Technically a pseudocereal, amaranth is an ancient grain that deserves a spot in your pantry. In this guide, we’ll break down the basics of what amaranth even is, why it’s good for us, how to select and store, and then, most importantly, how to start cooking with it.
Originally a staple of ancient civilizations (including the Aztecs, Incas, and Mayans), amaranth is an incredibly versatile and nutritious pseudocereal that’s naturally gluten-free.
While native to South America and Mexico, amaranth seeds have since spread to Africa, Asia and the United States. As it thrives in low-water conditions, it’s especially valuable in more arid regions.
Amaranth seeds are a light tan and look like tiny beads. Taste-wise, amaranth has the characteristic nutty, earthy flavor of most whole grains, with the most similar comparison being brown rice or wheat berries.
Amaranth’s claim-to-fame is that it has the most protein of all the whole grains, and that, like quinoa, it’s a plant-based complete protein.
So how much protein does it actually contain? One cup of cooked amaranth has 9.3 grams of filling protein!
Other nutrition stats for 1 cup cooked include: 251 calories, 46 grams of carbohydrate, 5 grams of fiber, 5.2 grams of fat, over 100% of the RDA for manganese (important for brain health), 40% of the RDA for magnesium, 36% of the RDA for phosphorus, and 29% of the RDA for iron. Not too shabby!
How to store
As with all whole grains, amaranth should be stored in an airtight container in a cool, dry place. It will last in the pantry for up to 6 months, but for longer storage keep it in the freezer for up to a year.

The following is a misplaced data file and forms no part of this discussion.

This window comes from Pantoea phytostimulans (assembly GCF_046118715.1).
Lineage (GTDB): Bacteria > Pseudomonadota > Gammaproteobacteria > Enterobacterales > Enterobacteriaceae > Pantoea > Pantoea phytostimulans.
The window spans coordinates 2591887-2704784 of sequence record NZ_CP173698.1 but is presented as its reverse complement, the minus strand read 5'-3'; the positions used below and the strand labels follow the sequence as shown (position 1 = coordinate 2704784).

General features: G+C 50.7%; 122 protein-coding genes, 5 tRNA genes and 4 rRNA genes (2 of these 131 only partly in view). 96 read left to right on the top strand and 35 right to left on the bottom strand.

How to use in cooking/baking
When using in baking and cooking, think of it more as a couscous or farina than rice or barley.
Whether savory or sweet, to cook amaranth follow the 3:1 ratio (3 parts liquid to 1 part amaranth). Combine the amaranth with the liquid of choice, bring to a boil, cover and simmer for 15-20 minutes, or until softened. Drain any leftover water and enjoy!
For easier digestion, you can soak amaranth in water for 1-3 days prior to cooking.
A note about amaranth is that while it does get softer on the outside, it retains a pop or crunch on the inside, which is why I especially love it for breakfast porridges or as a healthier pudding (recipe coming your way Friday!).
Looking to warm up with a bowl of soup? Throw 1/4 cup of amaranth into the batch while it cooks for a littel extra fiber and texture.
The most unique use, however, is to pop amaranth on the stove. Popped amaranth is a fun way to add a little crunch to granola, homemade granola bars, or salads.
What are your favorite ways to enjoy amaranth? Share in the comments below or tag @TheHealthyToast_RD on Instagram!